Rarely resting, man leaves lasting marks across Cedar City

Published: Thursday, Nov. 8 2012 11:18 p.m. MST

Former Southern Utah University President Gerald R. Sherratt has left a lasting imprint on Cedar City.

Lee Benson, Deseret News

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CEDAR CITY — Proof positive that nothing lasts forever and that time flies when you're having a good time is sitting in front of me at The Depot Grill on Main.

Gerald R. Sherratt turned 81 this week — on Election Day, to be exact. He's no longer president of Southern Utah University. He's no longer mayor of Cedar City. He isn't even a full-time resident anymore. He splits his time these days between his home here and another one in Las Vegas, especially during winter snowstorms.

But his presence, that never takes a break. Go ahead. Just try and find a corner of Cedar City that doesn't have his mark on it. The airport terminal? His. The city aquatic center? His. The Helen Foster Snow statue at City Park? His. The Utah Summer Games, the Livestock and Heritage Festival, SkyFest, the Christmas Parade? His, his, his and his.

At the college, there are the 16 buildings that went up under his tenure. There are the trees he planted and the statues he ordered. There's the university status he secured and the NCAA Division I athletic program he got started. The Gerald R. Sherratt Library isn't his, but it's named after him.

That's not all, or even close to all, but you get the point. Some people leave their fingerprints on their city; Gerald Sherratt has left fingerprints, handprints, footprints and toeholds.

Trying to explain why he's given so much to Cedar City, and Cedar City has given so much to him, he sizes up their relationship in five words:

"These roots, they grab hold," he says as he ties into one of The Depot Grill's signature steaks.

And when the roots go as deep as Sherratt's, they really grab hold. One side of his genealogy traces back to the Bullocks, who were on the first wagon train of homesteaders sent south by Brigham Young in 1851 to settle what became known as Cedar City.

The other side of his genealogy, the Sherratts, came three years later.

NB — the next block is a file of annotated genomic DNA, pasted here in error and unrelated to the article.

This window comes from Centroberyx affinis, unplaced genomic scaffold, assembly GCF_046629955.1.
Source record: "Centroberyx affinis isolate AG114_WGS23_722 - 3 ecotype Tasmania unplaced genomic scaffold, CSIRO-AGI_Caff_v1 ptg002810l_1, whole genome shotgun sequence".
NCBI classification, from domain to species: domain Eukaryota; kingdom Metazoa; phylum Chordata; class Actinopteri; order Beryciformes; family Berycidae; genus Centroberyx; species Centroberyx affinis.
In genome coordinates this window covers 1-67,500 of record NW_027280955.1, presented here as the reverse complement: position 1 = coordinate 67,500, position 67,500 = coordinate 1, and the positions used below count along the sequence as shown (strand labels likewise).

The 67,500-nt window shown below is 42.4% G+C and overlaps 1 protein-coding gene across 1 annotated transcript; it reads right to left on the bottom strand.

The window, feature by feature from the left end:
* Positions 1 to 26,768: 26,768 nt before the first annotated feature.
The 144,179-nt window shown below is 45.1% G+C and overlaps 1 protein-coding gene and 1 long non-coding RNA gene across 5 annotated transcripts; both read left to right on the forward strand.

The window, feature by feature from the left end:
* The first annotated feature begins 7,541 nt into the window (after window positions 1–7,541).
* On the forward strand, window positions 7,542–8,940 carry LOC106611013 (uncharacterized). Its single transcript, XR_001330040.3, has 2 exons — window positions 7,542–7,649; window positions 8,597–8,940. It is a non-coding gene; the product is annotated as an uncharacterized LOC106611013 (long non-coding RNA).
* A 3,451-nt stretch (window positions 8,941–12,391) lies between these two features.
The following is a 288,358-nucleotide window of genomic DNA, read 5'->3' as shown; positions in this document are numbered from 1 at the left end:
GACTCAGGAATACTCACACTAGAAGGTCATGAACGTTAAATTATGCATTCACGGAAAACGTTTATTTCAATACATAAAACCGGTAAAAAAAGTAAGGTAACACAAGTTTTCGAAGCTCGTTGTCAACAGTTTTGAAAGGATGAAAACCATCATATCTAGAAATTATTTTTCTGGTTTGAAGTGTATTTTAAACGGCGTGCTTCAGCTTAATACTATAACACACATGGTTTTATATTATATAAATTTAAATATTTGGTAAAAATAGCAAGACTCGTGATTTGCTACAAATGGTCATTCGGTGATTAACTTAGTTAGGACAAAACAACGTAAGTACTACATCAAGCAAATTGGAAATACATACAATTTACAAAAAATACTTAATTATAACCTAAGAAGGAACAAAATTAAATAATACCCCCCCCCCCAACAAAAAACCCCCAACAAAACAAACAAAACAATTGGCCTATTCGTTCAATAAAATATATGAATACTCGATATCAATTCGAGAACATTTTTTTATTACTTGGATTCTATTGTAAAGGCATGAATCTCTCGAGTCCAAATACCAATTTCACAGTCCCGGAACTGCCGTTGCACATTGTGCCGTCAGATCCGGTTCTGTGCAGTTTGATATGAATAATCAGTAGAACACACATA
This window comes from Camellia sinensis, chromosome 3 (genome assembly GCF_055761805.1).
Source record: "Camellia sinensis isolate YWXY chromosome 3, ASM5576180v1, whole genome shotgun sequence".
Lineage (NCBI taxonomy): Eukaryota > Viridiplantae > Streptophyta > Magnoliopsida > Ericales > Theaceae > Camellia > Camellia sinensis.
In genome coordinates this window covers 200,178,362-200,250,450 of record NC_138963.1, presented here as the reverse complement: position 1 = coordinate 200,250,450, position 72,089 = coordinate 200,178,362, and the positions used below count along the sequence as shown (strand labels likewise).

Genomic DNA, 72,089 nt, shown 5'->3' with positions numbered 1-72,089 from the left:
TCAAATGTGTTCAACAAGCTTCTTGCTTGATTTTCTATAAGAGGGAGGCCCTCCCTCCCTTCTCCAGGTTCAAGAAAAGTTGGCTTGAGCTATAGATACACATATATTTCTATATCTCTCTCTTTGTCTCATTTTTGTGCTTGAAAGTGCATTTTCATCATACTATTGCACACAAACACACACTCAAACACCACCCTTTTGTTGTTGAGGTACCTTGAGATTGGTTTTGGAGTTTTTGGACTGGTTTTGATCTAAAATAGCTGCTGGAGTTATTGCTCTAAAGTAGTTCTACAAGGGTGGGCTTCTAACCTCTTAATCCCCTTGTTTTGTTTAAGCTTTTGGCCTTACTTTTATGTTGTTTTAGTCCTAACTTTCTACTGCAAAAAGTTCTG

In the winter of 1897-98, his great-grandfather Sherratt was one of the men who kept the road open between the town and the sawmill located some 20 snow-drifted miles distant in the tops of the mountains.

The lumber from that mill was needed to construct the building that turned Cedar City into a college town.

The entire city made certain that "Old Main" was finished by the September 1898 deadline that had been mandated by the state Legislature in Salt Lake City. If Cedar City was tardy, the legislators said they would award the college charter to someplace else in Southern Utah.

"Everybody pulled together and made that happen," says Sherratt. "It's a marvelous part of our history."

In 1949, Sherratt graduated from his hometown's college when it was known as Branch Agricultural College and offered a two-year degree. He moved on to Utah State for his four-year degree and a master's, followed by a PhD at Michigan State.

He returned to Utah State for a 24-year tenure as an administrator before what was by then known as Southern Utah State College asked him to come back to Cedar City and take over as the school's president.

In his 16 years at the helm he built a building a year, more than tripled the size of the student body (from 1,800 to 6,000), elevated the athletic program to the Division I level and successfully lobbied the Legislature for university status in 1991, thereby transforming SUSC into SUU – Southern Utah University.

But it was his first project he's most proud of. The day he arrived, in January 1982, he started a campaign to build The Centrum, a combination special events center/basketball arena.

With the iron mines closed and the local economy hurting, people gave it less chance of happening than Old Main.

But President Sherratt invoked that spirit of '98, all of Cedar City pulled together and three years later the $1.5 million center was completed.

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